Sheepdog trials

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Sheepdog trials were originally started to encourage shepherds to train their dogs. They demand a very high level of obedience from dogs and a strong partnership with the handler. They are great fun to watch, which explains their popularity in the UK and Ireland, as well as the Antipodes, South Africa and the United States. We looked at the basics of sheepdog trials at the start of this chapter.

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While there may be minor differences between countries, the basic premise remains the same the world over: one or two dogs herding a group of sheep under the supervision of a single shepherd. Dogs are responsible for three to six sheep, which they must steer through a gate into a pen before shedding two sheep, within a specified time limit. This is very difficult, because of the small size of the flock.

Dogs may also work in tandem with two flocks of ten sheep each. Each dog is responsible for one of the flocks. The dogs have to herd ‘their’ sheep along the course and into separate pens without allowing them to form a larger group, which they are naturally inclined to do.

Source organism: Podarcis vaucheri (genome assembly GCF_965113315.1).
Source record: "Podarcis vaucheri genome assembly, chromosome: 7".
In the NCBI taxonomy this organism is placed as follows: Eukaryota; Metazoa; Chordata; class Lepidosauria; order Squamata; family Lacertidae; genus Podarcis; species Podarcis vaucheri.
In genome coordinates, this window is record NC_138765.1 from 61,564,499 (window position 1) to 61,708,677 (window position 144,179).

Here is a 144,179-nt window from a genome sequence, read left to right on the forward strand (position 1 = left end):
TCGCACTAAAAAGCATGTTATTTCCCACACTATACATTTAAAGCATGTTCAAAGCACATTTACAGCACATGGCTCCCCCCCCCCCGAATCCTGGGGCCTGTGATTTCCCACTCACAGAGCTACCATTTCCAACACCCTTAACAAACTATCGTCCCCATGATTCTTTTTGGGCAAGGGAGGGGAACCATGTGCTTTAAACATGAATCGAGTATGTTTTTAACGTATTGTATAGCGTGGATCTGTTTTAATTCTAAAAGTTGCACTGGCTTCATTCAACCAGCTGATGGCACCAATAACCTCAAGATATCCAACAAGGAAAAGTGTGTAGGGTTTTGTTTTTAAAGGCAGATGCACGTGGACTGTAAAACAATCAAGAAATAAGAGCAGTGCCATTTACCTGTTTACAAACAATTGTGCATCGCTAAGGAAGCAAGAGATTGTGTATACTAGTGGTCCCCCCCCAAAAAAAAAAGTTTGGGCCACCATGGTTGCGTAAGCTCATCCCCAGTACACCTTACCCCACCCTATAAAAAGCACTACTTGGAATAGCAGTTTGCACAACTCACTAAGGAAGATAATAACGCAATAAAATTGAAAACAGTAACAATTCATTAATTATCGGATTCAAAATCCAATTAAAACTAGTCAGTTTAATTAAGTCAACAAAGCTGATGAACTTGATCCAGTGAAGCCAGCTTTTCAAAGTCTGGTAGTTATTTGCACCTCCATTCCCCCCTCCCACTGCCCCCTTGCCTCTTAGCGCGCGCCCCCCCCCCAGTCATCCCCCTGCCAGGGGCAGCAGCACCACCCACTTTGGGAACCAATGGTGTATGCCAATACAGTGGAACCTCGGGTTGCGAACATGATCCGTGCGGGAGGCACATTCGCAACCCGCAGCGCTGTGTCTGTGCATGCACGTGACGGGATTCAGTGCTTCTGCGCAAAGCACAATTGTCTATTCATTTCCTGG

In some trials, dogs are required to herd a larger flock (120-150 sheep) into a pen, get them to pass through a narrow opening, cross a road with traffic and pass through arable land around 400 metres in length. Courses are specially designed to mirror natural working conditions. As with other trials, there are three classes of increasing difficulty. Professional shepherds, sheep breeders and enthusiastic amateurs may supervise the dogs, which must be at least one year old.

The mission of the International Sheep Dog Society, which was founded in 1906, is to encourage the breeding and training of sheepdogs. Each national society is responsible for the official trial regulations and for certifying working dogs and champions.

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Sheepdog trials
    Sheepdog trials

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